As for Simcha ha-Kohen Rapoport, he died at the age of 68 in Szczebrzeszyn on 4 August 1718 on a journey from Lublin to Lviv where he was to hold the position of the Head of the Rabbinical Court. The inscription on his matzevah reads: This is a grave of famous master, light of exile, teacher of sons of exile, our teacher, lord master Simcha ha-Kohen Rapoport; may the memory of the just and saint man be blessed; the head of the rabbinical court of the communities in Dubno, Grodno, Lublin, he was later appointed head of the rabbinical court of the community in Lviv where he replaced Chacham Tzvi [“chacham” means a sage in Hebrew—editorial note]. Here, he departed from this world when they were on a journey and it occurred on the 7th of Av in 478 according to short reckoning. He had sons and sons-in-law—rabbis, the pillars of science and great generations. He promised that all his descendants to the tenth generation who would come to his grave would be made happy.

The oldest gravestones can be found in the eastern section of the graveyard, near the northern wall. The inscription on the oldest preserved matzeva on the grave which belongs to Jechiel, son of Moses, (died 9 April 1545) reads: This is a grave of righteous man, our teacher Jachiel, son of Moses, of blessed memory. May his soul be bound in the bundle of life. His soul departed from this world on Tuesday, 26 Nisan 305 according to short reckoning. Other 14th-century matzevas include the gravestones of: Chana, daughter of Abraham (died 1552); Roza, daughter of Menachem (died 1572); Chana, daughter of Elijah (died 1578); Isaiah, son of Meshulam Flavius (died 1579 or 1580); Israel, son of Isaiah (died 1588); [...] daughter of Joseph, wife of Israel (died 1591); Sinai, son of Isaiah (died 1595).

 

Men of the Haskalah

Jakow Reifman, portrait reproduction from Sefer zikaron li-kehilat Szebreszin, ed. Dow Szuwal, Hajfa 1984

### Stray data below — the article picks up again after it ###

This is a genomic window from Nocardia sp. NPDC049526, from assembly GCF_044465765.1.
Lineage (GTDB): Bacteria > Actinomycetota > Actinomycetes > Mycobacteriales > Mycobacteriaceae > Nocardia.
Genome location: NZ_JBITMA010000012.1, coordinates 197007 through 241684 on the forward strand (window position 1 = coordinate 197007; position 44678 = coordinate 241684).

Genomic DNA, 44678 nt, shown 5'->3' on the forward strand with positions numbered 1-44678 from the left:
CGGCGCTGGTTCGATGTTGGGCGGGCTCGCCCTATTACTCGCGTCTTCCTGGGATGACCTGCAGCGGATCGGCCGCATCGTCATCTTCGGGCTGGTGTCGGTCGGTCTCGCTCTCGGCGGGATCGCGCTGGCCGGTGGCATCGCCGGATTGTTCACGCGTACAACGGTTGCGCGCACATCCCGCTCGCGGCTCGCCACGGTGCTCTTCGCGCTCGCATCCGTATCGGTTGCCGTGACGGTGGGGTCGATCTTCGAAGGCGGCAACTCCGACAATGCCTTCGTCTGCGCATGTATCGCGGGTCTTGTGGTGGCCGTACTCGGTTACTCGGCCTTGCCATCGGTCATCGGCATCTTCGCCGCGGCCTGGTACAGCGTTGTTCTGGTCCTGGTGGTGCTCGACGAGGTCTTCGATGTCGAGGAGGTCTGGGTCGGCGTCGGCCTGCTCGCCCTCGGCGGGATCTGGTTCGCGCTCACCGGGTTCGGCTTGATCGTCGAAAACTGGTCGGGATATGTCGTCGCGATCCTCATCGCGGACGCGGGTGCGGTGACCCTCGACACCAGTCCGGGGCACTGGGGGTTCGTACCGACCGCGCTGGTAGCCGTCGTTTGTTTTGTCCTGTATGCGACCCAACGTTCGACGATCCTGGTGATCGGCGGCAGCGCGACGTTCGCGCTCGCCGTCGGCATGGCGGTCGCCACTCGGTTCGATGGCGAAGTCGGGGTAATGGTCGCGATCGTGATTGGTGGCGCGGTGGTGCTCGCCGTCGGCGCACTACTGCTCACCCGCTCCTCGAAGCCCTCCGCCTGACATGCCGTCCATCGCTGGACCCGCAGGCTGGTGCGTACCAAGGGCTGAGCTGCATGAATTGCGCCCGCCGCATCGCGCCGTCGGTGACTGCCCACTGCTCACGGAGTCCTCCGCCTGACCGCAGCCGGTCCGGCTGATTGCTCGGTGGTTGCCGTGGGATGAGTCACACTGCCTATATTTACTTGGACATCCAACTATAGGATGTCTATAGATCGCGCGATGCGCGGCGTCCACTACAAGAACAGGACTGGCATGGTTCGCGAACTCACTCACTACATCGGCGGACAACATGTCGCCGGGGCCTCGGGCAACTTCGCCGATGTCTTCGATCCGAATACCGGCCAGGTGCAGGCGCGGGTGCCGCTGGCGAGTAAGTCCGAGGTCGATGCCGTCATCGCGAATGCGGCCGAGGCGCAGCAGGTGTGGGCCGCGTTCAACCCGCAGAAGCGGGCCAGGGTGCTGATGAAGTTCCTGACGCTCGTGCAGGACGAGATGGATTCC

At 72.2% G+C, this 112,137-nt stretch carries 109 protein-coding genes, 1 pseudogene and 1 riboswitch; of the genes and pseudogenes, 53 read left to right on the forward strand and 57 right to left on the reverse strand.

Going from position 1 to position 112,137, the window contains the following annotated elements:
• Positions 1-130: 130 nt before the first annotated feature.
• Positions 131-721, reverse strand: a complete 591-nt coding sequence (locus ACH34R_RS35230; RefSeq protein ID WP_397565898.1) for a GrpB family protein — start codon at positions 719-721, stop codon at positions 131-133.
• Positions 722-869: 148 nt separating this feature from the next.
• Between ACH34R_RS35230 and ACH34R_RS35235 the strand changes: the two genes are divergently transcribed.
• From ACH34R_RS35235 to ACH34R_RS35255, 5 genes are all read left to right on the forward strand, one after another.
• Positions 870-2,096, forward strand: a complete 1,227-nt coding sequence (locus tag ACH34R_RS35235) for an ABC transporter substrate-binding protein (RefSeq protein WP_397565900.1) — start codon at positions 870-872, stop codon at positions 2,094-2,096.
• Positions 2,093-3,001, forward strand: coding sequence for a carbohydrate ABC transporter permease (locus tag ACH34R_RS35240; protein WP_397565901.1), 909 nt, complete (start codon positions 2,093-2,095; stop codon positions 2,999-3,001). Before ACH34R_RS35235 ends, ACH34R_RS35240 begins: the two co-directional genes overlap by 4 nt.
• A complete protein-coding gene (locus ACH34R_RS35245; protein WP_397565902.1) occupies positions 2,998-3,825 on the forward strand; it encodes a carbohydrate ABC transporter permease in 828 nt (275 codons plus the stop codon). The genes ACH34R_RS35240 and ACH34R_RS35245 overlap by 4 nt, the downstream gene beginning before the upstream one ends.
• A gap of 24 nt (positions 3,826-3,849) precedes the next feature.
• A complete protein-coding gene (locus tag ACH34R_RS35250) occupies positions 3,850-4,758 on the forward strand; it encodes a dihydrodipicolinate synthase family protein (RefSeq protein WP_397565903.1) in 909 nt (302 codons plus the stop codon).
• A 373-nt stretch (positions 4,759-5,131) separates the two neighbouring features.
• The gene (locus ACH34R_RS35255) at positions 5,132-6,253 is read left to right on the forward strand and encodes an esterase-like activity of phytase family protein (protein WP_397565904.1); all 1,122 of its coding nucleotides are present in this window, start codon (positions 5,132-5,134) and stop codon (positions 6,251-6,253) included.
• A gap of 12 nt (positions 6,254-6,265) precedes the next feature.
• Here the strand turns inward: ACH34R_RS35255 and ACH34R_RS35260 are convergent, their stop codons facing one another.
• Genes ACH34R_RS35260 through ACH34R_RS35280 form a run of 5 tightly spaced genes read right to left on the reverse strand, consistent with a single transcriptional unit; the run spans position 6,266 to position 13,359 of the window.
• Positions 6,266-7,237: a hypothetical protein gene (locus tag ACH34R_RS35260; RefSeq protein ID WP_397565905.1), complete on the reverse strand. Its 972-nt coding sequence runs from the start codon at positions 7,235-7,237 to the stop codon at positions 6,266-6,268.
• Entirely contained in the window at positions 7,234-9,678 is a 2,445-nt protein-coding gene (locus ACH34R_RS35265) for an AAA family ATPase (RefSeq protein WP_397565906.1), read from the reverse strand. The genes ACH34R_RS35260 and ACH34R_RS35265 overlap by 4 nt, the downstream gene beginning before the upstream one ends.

Jakow Reifman, portrait reproduction from Sefer zikaron li-kehilat Szebreszin, ed. Dow Szuwal, Hajfa 1984

Thanks to its location in close proximity to Zamość, Szczebrzeszyn became a place to live for a few significant representatives of the Jewish Enlightenment. Among them was Yakov Reifman (1818–1895)—teacher, polyglot, and author of numerous important publications. He settled in Szczebrzeszyn in 1834 when he was 19 after getting married to a woman who lived in Szczebrzeszyn. In his father-in-law’s house, he found a rich library which helped him broaden his horizons and transformed a yeshiva student into one of the main representatives of the Jewish Enlightenment. His works were published in Warsaw, Vilnius, Berlin, Vienna, and Saint Petersburg. They included, among others, critical Talmudic studies Takanot ha-bajt (Hebrew: “Recommendations concerning household”) and a book titled Toldot rabenu Zecharja ha-Lewi (Hebrew: “The history of our rabbi Zerachiah ha-Levi”). Even though Yakov Reifman lived in Szczebrzeszyn till the end of his life and he seemed to lead the life of a provincial Jew, his oeuvre was recognized around the world. A famous Jewish philanthropist, sir Moses Montefiore, presented him with a golden chalice with an engraved dedication and a Hebrew poet, Judah Leib Gordon, wrote a poem dedicated to him:

Even though Reifman was recognized around the world, he died in poverty. A beautiful text about Yakov Reifman was contributed to The Book of Memory to the Jewish Community of Shebreshin by Isaac Bashevis Singer.

One representative of the richest inhabitants of the town was another proponent of the Haskalah—Lejb Szper. In 1853, he established an agricultural colony called Szperówka in the area he rented near Szczebrzeszyn where he employed farm workers. Szper fought for granting him full civil rights which he should enjoy since—as he explained—he became a farmer (unlike the majority of Orthodox Jews) and led a moral life.